On December 9th, four Katyusha rockets hit a military base near the Baghdad Airport in Iraq. As a result of the attack, six Iraqi soldiers were wounded. Security forces in Iraq found a rocket launcher and several defused rockets near the area after the attack. According to a security official in Iraq, the targeted military base is frequently visited by military advisers from U.S forces located in Iraq. There has been no claim of responsibility for the attack, but, according to Al Jazeera, this incident was the most recent in a series of attacks on military installations in Iraq. Last Tuesday, December 3, five rockets hit the Ain al-Asad airbase which frequently hosts U.S forces; this attack caused little damage and no casualties. The following Thursday, two Katyusha rockets were fired at the Balad airbase, but there were no reported casualties or damage. A rocket also landed less than a mile away from the U.S Embassy in Baghdad, in close proximity to Iraq’s parliament building; no one was injured and damage was minimal.
Security forces told AFP that the six wounded Iraqi soldiers worked in Iraq’s Counter-Terrorism Service, an elite unit that was formed and trained by U.S forces present in the country; two of the wounded are in critical condition. According to Arab News, U.S officials believe these recent attacks can be attributed to Iranian-backed factions in Iraq. Security forces have attributed at least one of the attacks over the last week to Kataib Hezbollah, a strong Shiite group close to Tehran and blacklisted by Washington. Iran holds extensive influence in Iraq due to the Hashed Al-Shaabi, a security force operating in Iraq made up of Shiite militia. A defense official from the U.S stated that these recent rocket attacks made the Hashed a bigger threat to U.S troops in Iraq than the Daesh group, a militant group that the U.S is helping Iraq eradicate.
These recent attacks, largely associated with Iranian-backed Shiite militia groups, has caused concern about increasing tensions between the U.S and Iran; along with these tensions, a fear has developed that Iraq will get caught in the middle if a conflict develops between the U.S and Iran, two of Iraq’s closest allies. This attack on the military base near the airport is one of the first incidents in this series of attacks that has had serious consequences. The past attacks have caused minimal damage and no injuries; this attack resulted in damage to the base and six injured Iraqi soldiers, two of which are still in critical condition.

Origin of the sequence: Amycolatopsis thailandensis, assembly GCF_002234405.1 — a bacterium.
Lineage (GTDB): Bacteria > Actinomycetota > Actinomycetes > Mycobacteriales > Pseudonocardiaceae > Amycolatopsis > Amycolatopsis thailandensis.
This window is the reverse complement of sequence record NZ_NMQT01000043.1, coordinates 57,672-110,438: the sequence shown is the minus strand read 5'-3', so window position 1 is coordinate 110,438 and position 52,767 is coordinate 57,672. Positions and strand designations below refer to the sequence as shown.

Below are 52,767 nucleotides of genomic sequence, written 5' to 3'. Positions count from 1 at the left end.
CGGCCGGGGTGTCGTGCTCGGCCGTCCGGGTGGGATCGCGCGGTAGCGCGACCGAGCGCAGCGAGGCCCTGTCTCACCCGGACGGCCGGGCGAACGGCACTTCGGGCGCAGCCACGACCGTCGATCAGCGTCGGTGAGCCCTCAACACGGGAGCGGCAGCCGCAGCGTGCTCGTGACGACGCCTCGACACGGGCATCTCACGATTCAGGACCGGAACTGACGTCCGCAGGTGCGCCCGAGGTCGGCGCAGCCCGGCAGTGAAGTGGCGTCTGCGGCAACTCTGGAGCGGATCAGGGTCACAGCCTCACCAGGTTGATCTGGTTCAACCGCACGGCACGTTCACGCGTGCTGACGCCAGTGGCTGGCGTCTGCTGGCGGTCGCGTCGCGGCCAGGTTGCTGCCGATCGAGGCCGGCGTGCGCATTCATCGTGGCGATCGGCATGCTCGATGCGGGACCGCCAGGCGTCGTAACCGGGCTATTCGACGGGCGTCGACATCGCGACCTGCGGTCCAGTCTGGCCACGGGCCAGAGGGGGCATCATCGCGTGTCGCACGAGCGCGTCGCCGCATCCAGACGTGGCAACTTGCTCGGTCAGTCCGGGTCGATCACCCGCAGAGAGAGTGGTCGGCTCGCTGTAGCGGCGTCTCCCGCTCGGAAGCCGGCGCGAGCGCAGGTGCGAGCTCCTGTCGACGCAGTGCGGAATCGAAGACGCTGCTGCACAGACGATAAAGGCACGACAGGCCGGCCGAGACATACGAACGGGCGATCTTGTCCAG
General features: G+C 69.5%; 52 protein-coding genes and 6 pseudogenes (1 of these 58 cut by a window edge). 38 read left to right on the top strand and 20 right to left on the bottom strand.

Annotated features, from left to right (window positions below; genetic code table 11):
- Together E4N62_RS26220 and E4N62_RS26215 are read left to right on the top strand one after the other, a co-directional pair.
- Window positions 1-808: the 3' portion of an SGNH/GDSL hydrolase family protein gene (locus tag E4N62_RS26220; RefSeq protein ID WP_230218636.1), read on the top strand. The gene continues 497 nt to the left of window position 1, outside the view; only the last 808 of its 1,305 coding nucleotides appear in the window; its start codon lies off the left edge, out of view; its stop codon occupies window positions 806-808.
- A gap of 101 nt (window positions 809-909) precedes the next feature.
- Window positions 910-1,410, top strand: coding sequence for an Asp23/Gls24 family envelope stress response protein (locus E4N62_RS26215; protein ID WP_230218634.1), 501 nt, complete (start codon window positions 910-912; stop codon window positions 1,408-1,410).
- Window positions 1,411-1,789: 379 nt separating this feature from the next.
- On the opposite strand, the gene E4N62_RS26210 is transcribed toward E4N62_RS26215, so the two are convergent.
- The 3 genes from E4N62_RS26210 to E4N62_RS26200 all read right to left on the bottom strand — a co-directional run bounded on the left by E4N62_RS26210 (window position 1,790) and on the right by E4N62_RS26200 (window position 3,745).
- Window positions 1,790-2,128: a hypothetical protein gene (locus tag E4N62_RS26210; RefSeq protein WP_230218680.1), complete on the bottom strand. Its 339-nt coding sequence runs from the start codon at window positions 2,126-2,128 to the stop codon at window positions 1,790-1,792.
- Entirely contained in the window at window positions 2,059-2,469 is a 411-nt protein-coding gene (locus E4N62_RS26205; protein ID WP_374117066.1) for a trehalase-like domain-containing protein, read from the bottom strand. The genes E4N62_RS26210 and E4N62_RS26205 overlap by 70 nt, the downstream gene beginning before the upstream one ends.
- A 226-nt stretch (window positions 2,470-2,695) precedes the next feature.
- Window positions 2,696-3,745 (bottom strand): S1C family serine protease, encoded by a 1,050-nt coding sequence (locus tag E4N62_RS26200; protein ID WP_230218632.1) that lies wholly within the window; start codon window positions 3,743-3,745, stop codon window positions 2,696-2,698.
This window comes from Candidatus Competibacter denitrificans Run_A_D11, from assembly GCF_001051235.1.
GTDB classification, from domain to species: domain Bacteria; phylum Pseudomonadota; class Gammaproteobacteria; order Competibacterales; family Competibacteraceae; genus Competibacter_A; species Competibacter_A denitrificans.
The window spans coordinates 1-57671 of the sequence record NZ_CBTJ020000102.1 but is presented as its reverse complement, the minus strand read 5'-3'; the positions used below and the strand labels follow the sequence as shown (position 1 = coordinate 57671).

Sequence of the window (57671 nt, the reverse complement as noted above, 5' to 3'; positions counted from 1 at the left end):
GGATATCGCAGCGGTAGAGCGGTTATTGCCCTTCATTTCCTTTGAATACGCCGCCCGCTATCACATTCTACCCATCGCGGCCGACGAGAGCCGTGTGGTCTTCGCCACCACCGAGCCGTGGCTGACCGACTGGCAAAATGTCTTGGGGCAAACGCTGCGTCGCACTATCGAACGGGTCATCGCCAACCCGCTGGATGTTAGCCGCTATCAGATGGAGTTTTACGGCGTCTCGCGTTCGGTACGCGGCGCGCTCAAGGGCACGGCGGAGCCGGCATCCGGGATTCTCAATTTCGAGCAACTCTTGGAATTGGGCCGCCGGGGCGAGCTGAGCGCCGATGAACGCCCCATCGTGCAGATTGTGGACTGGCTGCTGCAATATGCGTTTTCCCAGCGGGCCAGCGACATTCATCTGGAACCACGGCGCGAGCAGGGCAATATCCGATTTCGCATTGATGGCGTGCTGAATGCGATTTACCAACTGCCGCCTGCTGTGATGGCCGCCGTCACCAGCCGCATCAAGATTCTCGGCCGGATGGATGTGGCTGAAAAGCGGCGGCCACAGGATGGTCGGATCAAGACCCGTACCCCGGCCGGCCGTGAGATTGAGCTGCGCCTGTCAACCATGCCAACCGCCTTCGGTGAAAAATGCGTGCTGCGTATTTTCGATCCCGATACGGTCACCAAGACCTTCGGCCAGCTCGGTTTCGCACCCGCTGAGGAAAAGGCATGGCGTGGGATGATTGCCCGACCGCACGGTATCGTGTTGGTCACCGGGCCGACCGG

The tenuous relationship between the U.S and Iran has become much more volatile since the U.S pulled out of an important nuclear agreement with Iran in 2018 and imposed harsh sanctions against the country later that same year. These recent attacks have all targeted some aspect of the U.S forces in Iraq. Most of the U.S forces withdrew from Iraq in 2011; in 2014, the Iraqi government invited them back to help combat the Islamic State group after the latter seized control of areas in the northern and western parts of the country. There are about 5,000 U.S troops currently in Iraq. According to the Washington Post, officials in the U.S said they are considering a plan to send an additional five to seven thousand troops to Iraq to combat the Iranian threat.
As tensions rise between the U.S and Iran, Iraq is getting caught in the middle. The Washington Post pointed out that these attacks contribute to setting the stage for a larger, full blown attack aimed at the U.S and Iraqi forces. The unpredictability of the possible conflict is a major security concern for Iraq especially. Iraqi officials have repeatedly expressed these concerns and have warned that a break out of a serious conflict will destabilize Baghdad, especially since the government is in such a vulnerable state as it tries to recover from a costly campaign to get the IS out of their country. As Iranian-backed militias continue these attacks and the U.S makes no plans to develop a new nuclear agreement while continuing to impose sanctions, tensions between the two rise and leave Iraq vulnerable and caught in the middle.
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